After six weeks without gluten, the bloating problem was solved, and so I continued to abstain from gluten. And some six weeks later, I had an incredible experience—one of the best Firsts of my life. From the age of fifteen onward, I suffered from chronic debilitating joint pain, and was therefore a chronic user of aspirin and other anti-inflammatory drugs. Western medical doctors diagnosed me with ankylosing spondylitis, for which I found daily yoga practice helpful, though yoga did not cure the pain.

Thus every evening and every morning for the last forty-five years, I have done twenty minutes to an hour of stretching, without which I would be so stiff and pain-ridden, I would barely be able to move.

So…three months into being gluten free, during an evening stretching session, I was lying on my back on my mat and got up to turn off a whistling kettle. On my way to the kitchen, I was astonished to realize I had arisen with ease (in itself miraculous) and without any twinges of pain.

In a state of near disbelief, I returned to the living room, knelt on the matt, placed my fingertips on the floor behind me, and bent backwards a good five inches further than I had been able to bend in forty-five years—without the slightest pain or discomfort.

Over these subsequent six years sans gluten, I have not experienced any joint pain (save for the occasional injury from overzealous gardening or exercise.) I’m not saying this wonderful cessation of joint pain will occur for any other sufferers should they lessen or eliminate their gluten intake, but that is what happened for me. Now in the evening before bed, I look forward to getting on my mat to do some stretching by the fire, rather than dreading a confrontation with pain.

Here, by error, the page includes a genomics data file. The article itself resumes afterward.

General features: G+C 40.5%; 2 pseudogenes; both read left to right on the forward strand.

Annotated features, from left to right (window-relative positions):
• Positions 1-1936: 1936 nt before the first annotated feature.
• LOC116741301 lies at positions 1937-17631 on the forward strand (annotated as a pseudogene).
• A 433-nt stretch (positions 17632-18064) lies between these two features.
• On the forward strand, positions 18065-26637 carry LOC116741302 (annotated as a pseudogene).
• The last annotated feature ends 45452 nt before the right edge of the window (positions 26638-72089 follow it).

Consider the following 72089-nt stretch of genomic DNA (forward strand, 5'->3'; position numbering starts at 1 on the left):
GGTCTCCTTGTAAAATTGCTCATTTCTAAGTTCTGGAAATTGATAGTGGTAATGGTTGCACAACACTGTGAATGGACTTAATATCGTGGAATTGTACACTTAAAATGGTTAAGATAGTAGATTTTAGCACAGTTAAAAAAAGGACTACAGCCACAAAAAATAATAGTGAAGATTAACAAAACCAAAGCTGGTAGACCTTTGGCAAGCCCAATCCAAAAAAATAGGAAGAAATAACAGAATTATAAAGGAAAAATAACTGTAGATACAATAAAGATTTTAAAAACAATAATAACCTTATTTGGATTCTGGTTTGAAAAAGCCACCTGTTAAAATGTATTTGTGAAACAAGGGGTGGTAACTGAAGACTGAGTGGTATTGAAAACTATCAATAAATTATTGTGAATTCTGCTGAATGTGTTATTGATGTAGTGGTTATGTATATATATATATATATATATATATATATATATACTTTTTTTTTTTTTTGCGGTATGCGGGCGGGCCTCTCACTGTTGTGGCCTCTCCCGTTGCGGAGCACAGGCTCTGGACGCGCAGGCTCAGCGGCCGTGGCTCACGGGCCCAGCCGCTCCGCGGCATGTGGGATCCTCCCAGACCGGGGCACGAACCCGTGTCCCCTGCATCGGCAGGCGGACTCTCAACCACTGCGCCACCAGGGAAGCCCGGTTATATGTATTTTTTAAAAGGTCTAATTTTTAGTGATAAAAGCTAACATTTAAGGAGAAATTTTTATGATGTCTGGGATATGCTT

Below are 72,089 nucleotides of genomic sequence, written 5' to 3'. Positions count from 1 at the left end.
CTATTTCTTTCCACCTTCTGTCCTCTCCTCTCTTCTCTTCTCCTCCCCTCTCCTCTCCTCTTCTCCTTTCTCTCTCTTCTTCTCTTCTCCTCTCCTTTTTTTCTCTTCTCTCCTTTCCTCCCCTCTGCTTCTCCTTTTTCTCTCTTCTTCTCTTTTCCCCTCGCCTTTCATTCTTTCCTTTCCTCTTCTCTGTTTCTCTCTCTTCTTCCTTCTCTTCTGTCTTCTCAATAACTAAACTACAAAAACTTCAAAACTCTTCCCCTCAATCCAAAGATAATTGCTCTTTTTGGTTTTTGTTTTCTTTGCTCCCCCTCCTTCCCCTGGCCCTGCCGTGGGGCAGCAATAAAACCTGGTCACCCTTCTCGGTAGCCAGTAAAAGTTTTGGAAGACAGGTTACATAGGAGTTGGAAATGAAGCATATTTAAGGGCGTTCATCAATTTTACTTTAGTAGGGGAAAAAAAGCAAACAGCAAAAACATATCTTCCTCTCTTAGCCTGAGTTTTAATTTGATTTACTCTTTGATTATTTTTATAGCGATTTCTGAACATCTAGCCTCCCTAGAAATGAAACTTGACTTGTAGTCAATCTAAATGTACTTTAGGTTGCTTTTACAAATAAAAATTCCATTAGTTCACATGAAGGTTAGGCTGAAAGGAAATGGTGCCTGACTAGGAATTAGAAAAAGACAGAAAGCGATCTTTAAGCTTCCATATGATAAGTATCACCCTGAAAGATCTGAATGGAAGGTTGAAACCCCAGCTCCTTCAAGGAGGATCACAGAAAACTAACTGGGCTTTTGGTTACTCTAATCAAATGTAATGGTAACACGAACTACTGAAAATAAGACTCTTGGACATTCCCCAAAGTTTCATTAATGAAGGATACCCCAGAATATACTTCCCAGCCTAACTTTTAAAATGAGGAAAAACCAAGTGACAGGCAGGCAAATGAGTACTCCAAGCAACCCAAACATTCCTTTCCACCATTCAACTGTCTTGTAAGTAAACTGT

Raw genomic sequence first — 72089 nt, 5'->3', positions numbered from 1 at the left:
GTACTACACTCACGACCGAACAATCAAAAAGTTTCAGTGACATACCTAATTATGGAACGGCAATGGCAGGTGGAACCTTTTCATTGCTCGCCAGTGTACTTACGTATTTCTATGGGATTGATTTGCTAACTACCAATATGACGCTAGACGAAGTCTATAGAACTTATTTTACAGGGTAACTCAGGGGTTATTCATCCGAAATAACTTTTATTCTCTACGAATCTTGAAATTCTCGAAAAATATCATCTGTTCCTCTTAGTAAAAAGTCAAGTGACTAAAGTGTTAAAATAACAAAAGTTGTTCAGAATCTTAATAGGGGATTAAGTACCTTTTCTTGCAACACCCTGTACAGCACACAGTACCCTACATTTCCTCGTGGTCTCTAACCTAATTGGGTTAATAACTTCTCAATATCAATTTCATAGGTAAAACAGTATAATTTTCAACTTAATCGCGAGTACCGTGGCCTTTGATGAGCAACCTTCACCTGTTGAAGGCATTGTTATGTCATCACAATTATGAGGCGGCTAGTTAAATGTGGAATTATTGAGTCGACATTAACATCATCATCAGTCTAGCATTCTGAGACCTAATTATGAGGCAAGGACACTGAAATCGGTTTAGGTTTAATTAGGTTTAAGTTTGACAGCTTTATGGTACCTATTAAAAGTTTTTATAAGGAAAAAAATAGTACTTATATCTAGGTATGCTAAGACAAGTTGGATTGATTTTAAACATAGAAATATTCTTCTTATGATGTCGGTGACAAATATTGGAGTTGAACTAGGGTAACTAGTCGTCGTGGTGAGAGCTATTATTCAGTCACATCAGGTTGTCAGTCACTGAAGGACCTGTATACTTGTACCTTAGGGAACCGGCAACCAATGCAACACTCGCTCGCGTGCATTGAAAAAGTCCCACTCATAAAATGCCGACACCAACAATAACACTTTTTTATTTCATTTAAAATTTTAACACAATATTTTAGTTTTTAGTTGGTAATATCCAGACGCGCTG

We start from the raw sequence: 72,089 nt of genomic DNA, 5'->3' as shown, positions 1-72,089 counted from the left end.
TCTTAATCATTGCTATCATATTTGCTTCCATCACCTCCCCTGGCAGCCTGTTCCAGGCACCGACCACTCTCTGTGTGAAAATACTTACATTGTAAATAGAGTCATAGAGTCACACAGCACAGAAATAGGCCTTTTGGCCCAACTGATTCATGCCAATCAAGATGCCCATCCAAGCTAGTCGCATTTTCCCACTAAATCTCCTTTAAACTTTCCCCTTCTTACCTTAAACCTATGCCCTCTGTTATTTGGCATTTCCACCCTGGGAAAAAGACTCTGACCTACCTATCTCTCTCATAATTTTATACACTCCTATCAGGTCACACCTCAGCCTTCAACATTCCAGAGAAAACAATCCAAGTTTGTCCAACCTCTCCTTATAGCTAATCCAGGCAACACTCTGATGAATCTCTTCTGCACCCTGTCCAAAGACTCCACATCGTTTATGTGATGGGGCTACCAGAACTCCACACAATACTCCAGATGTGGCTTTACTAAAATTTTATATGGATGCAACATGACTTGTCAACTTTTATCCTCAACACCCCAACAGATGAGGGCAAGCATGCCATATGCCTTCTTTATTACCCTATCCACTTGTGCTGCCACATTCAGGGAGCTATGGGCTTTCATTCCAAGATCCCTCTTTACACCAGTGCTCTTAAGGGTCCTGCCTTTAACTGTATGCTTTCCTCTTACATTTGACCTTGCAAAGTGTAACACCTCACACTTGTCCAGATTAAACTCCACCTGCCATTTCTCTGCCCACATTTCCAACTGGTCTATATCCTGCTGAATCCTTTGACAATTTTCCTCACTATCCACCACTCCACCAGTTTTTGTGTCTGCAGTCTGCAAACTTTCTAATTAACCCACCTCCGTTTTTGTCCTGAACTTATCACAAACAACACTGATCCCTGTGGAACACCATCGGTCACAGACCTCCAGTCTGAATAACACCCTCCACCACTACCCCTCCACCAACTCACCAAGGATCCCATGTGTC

Voting for Bernie makes me happy in the same way stretching without pain makes me happy. After a lifetime of reprehensible narcissists running for and occupying the joint known as the White House, I finally got to vote for an intelligent, compassionate, generous person with a meaningful plan to improve life for all Americans, a person I believe has a chance to become the nation’s leader as we hurtle into massive economic and environmental turmoil.

Go Bernie!

Hollywood Salads

Monday, May 16th, 2016

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Sunny Days painting by Nolan Winkler

From 1978 until 1985 I was entangled in the movie business as a novelist and screenwriter hoping to get my creations made into movies. I was not greatly successful, but I made a few chunks of money and had many strange adventures with the habitués of Hollywood.

Now and then something will happen in the very non-Hollywood life I now lead, and I will be reminded of one or another of those odd adventures. For instance, Marcia and I recently dined at our neighbor’s house, loved her salad dressing, and inquired of the ingredients. Our neighbor’s enumeration of those ingredients reminded me of a supping experience I had in 1981 at a trendy Hollywood eatery.